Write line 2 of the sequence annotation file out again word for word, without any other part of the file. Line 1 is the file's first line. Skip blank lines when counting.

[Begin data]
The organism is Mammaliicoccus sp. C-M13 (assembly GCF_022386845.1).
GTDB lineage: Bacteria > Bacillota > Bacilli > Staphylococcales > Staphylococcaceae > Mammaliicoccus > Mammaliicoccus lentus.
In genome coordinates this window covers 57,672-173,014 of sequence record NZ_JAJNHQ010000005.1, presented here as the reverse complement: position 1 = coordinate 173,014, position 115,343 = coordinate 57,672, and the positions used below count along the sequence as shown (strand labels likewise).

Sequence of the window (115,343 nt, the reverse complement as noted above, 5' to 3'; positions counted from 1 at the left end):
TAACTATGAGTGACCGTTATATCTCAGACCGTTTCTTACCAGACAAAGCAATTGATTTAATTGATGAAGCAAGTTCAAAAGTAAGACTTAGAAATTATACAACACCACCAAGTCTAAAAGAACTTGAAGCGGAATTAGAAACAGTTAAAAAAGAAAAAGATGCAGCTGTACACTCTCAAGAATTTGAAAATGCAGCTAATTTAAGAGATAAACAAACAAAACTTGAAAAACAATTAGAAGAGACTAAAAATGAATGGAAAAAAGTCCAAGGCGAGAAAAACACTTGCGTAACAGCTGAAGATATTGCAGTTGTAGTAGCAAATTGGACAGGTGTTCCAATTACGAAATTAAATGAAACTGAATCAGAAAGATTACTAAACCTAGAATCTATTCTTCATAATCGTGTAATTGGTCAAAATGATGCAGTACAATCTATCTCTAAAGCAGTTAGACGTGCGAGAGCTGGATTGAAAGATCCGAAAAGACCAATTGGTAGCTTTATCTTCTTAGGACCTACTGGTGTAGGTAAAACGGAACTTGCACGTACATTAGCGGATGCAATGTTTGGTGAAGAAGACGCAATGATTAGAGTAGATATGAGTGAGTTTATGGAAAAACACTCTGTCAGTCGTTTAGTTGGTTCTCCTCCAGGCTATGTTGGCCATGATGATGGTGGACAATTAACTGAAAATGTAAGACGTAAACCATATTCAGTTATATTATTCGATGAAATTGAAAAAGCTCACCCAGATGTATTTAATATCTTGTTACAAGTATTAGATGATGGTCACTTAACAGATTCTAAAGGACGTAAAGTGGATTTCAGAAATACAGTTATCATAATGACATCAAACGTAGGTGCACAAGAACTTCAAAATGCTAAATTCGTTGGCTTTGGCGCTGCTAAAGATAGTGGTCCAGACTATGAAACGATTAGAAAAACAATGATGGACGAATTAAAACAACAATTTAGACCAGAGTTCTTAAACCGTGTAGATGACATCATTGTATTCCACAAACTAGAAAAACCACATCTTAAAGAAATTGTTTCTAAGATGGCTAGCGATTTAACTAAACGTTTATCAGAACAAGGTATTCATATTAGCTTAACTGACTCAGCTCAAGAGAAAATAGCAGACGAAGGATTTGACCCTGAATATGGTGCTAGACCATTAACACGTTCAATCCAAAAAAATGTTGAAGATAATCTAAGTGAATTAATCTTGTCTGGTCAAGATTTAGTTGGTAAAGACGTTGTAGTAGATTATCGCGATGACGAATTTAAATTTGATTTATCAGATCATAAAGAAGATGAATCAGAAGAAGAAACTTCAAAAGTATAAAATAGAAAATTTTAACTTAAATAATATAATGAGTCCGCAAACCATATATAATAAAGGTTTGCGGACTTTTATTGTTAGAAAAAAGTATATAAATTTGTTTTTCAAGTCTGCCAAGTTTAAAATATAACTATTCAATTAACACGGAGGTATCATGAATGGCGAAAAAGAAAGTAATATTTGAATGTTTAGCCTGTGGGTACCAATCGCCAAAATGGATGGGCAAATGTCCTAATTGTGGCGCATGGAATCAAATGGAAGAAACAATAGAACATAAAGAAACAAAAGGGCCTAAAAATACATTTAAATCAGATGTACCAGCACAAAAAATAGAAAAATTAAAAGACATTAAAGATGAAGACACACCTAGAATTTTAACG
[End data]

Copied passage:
GTDB lineage: Bacteria > Bacillota > Bacilli > Staphylococcales > Staphylococcaceae > Mammaliicoccus > Mammaliicoccus lentus.